It is unlikely that one patient would present with this many of the possible complications this quickly from the amount of exposure experienced due to the explosion of a vape device containing two 18650 cells.

It is more possible to see this kind of presentation if someone was in proximity to the explosion of an electric scooter or other device with a battery bank containing possibly dozens of cells. If the event occurred in an airtight environment like an aircraft passenger compartment, this could also result in a higher exposure to HF gas. As Li-Ion batteries proliferate through our daily lives in consumer devices, the paramedic should be aware of the different possible complications which could arise when these devices malfunction, how to effectively monitor patients for possible quaternary blast injuries, and how to treat them appropriately within your agency’s protocols.

References

  1. Battery University [Internet]. Cadex Electronics. c2003-2020. BU-204: How do lithium batteries work; Updated 2018 Jun 01 [Cited 2020 Feb 29]; Available from: https://batteryuniversity.com/learn/article/lithium_based_batteries.
  2. Battery University [Internet]. Cadex Electronics. c2003-2020. BU-302: Series and parallel battery configurations; Updated 2019 Jun 18 [Cited 2020 Feb 29]; Available from: https://batteryuniversity.com/learn/article/serial_and_parallel_battery_configurations.
  3. Centers for Disease Control. Explosions and blast injuries, a primer for clinicians [Internet]. [Georgia]: Centers for Disease Control (US); [cited 2020 Mar 4]. [7 pages]. Available from: https://www.cdc.gov/masstrauma/preparedness/primer.pdf.
  4. Edwards, E. The battery behind dangerous and deadly e-cigarette explosions. NBC News [Internet]. 2019 Jul 24 [cited 2020 Feb 29];Health News:[about 5 screens]. Available from: https://www.nbcnews.com/health/health-news/battery-behind-dangerous-deadly-e-cigarette-explosions-n1032901.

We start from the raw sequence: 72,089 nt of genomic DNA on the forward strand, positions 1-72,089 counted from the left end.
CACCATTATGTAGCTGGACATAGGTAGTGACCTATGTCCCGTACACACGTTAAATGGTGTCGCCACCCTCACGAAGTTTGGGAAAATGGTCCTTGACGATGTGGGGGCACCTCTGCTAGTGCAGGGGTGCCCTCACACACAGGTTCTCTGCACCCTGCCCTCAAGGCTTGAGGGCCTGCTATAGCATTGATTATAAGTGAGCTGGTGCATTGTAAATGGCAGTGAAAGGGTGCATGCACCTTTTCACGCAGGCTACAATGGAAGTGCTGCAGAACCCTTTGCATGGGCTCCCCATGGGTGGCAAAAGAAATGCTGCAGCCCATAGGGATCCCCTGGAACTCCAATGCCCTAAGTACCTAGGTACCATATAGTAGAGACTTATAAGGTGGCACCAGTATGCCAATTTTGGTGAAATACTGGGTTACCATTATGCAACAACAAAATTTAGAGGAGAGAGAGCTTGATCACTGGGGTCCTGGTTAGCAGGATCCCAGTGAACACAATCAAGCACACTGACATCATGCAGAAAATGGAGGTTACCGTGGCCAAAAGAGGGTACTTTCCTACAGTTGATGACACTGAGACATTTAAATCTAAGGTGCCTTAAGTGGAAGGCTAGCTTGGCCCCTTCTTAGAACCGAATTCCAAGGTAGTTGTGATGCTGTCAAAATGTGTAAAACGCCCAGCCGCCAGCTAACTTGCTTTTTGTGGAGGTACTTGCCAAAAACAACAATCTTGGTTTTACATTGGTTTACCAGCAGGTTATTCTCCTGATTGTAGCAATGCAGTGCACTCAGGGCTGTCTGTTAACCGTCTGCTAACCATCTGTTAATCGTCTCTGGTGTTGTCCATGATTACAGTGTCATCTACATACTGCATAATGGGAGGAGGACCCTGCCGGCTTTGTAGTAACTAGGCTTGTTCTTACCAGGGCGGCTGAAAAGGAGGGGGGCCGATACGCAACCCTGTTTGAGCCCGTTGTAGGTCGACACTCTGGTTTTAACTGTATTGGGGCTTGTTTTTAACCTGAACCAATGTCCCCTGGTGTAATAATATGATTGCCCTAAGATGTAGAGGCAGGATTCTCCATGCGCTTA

5. Federal Aviation Administration. DOT bans all Samsung Galaxy Note7 phones from airplanes [Internet]. [Washington]: Federal Aviation Administration (US); [revised 2016 Oct 20; cited 2020 Mar 10]. [1 screen]. Available from: https://www.faa.gov/news/updates/?newsId=86685.
  6. Federal Aviation Administration. Events with smoke, fire, extreme heat or explosion involving lithium batteries [Internet]. [Washington]: Federal Aviation Administration (US); [as of 2020 Jan 22; cited 2020 Jul 17]. Available from: https://www.faa.gov/hazmat/resources/lithium_batteries/media/Battery_incident_chart.pdf.
  7. Irfan, U. How lithium ion batteries grounded the Dreamliner. Scientific American [Internet]. 2014 Dec 18 [cited 2020 Mar 4]; Tech:[about 4 screens]. Available from: https://www.scientificamerican.com/article/how-lithium-ion-batteries-grounded-the-dreamliner/.
  8. Jones CD, Ho W, Gunn E, Widdowson D, Bahia H. E-cigarette burn injuries: Comprehensive review and management guidelines proposal. Burns. 2019 Jun;45(4):763-771. doi: 10.1016/j.burns.2018.09.015. Epub 2018 Nov 12. PMID: 30442380.
  9. Kesslen, B. Texas man dies after e-cigarette explodes in his face. NBC News [Internet]. 2019 Feb 5 [cited 2020 Feb 29];Health News:[about 3 screens]. Available from: https://www.nbcnews.com/news/us-news/man-dies-after-e-cigarette-explodes-his-face-n967241.
  10. Larsson, F., Andersson, P., Blomqvist, P. et al. Toxic fluoride gas emissions from lithium-ion battery fires. Sci Rep [Internet] 7, 10018 (2017). https://doi.org/10.1038/s41598-017-09784-z Available from: https://www.nature.com/articles/s41598-017-09784-z.
  11. Lee, D. Status report on high energy density batteries project. Rockville (MD): Consumer Product Safety Commission (US); 2018 Feb. 12.
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  13. Mankowski PJ, Kanevsky J, Bakirtzian P, Cugno S. Cellular phone collateral damage: A review of burns associated with lithium battery powered mobile devices. Burns. 2016 Jun;42(4):e61-4. doi: 10.1016/j.burns.2015.10.012. Epub 2016 Feb 1. PMID: 26847612.
  14. Medical Management Guidelines for Hydrogen Fluoride [Internet]. Atlanta, GA: Agency for Toxic Substances and Disease Registry, Centers for Disease Control (US); updated 2014 Oct 21; reviewed 2014 Oct 21; cited 2020 Feb 29] Available from: https://www.atsdr.cdc.gov/mmg/mmg.asp?id=1142&tid=250.